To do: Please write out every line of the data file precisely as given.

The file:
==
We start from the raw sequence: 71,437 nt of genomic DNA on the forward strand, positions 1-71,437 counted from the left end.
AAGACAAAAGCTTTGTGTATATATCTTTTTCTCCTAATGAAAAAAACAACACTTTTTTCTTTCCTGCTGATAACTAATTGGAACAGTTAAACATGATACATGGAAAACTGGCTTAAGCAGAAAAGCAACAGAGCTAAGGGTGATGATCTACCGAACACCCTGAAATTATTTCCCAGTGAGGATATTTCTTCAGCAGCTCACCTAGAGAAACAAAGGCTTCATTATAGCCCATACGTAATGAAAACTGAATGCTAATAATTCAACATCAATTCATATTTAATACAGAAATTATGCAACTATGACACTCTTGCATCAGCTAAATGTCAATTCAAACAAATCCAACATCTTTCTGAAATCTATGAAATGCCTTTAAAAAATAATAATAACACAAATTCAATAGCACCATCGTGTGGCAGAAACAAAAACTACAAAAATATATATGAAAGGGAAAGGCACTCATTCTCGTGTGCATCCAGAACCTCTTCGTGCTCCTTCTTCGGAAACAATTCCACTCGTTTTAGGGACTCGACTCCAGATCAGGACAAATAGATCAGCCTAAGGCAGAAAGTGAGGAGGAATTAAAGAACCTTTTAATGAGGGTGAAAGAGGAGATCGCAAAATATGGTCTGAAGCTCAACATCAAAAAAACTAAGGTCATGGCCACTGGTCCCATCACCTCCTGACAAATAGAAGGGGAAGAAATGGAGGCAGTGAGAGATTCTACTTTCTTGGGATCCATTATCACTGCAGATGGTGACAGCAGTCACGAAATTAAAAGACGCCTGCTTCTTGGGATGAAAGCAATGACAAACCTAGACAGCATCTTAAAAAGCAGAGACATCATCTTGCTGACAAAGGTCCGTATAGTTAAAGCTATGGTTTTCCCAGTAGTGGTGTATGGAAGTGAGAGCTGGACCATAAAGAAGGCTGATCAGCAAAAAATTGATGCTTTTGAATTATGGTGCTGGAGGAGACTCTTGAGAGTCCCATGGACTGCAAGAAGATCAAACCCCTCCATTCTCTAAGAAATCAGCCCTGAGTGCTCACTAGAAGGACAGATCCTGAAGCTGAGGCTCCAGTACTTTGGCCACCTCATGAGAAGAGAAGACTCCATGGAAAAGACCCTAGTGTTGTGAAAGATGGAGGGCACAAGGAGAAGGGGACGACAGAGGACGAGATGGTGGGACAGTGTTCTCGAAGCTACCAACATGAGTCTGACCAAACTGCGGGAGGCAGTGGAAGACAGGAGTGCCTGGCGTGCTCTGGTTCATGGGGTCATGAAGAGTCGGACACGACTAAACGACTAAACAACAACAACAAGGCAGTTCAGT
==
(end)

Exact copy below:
We start from the raw sequence: 71,437 nt of genomic DNA on the forward strand, positions 1-71,437 counted from the left end.
AAGACAAAAGCTTTGTGTATATATCTTTTTCTCCTAATGAAAAAAACAACACTTTTTTCTTTCCTGCTGATAACTAATTGGAACAGTTAAACATGATACATGGAAAACTGGCTTAAGCAGAAAAGCAACAGAGCTAAGGGTGATGATCTACCGAACACCCTGAAATTATTTCCCAGTGAGGATATTTCTTCAGCAGCTCACCTAGAGAAACAAAGGCTTCATTATAGCCCATACGTAATGAAAACTGAATGCTAATAATTCAACATCAATTCATATTTAATACAGAAATTATGCAACTATGACACTCTTGCATCAGCTAAATGTCAATTCAAACAAATCCAACATCTTTCTGAAATCTATGAAATGCCTTTAAAAAATAATAATAACACAAATTCAATAGCACCATCGTGTGGCAGAAACAAAAACTACAAAAATATATATGAAAGGGAAAGGCACTCATTCTCGTGTGCATCCAGAACCTCTTCGTGCTCCTTCTTCGGAAACAATTCCACTCGTTTTAGGGACTCGACTCCAGATCAGGACAAATAGATCAGCCTAAGGCAGAAAGTGAGGAGGAATTAAAGAACCTTTTAATGAGGGTGAAAGAGGAGATCGCAAAATATGGTCTGAAGCTCAACATCAAAAAAACTAAGGTCATGGCCACTGGTCCCATCACCTCCTGACAAATAGAAGGGGAAGAAATGGAGGCAGTGAGAGATTCTACTTTCTTGGGATCCATTATCACTGCAGATGGTGACAGCAGTCACGAAATTAAAAGACGCCTGCTTCTTGGGATGAAAGCAATGACAAACCTAGACAGCATCTTAAAAAGCAGAGACATCATCTTGCTGACAAAGGTCCGTATAGTTAAAGCTATGGTTTTCCCAGTAGTGGTGTATGGAAGTGAGAGCTGGACCATAAAGAAGGCTGATCAGCAAAAAATTGATGCTTTTGAATTATGGTGCTGGAGGAGACTCTTGAGAGTCCCATGGACTGCAAGAAGATCAAACCCCTCCATTCTCTAAGAAATCAGCCCTGAGTGCTCACTAGAAGGACAGATCCTGAAGCTGAGGCTCCAGTACTTTGGCCACCTCATGAGAAGAGAAGACTCCATGGAAAAGACCCTAGTGTTGTGAAAGATGGAGGGCACAAGGAGAAGGGGACGACAGAGGACGAGATGGTGGGACAGTGTTCTCGAAGCTACCAACATGAGTCTGACCAAACTGCGGGAGGCAGTGGAAGACAGGAGTGCCTGGCGTGCTCTGGTTCATGGGGTCATGAAGAGTCGGACACGACTAAACGACTAAACAACAACAACAAGGCAGTTCAGT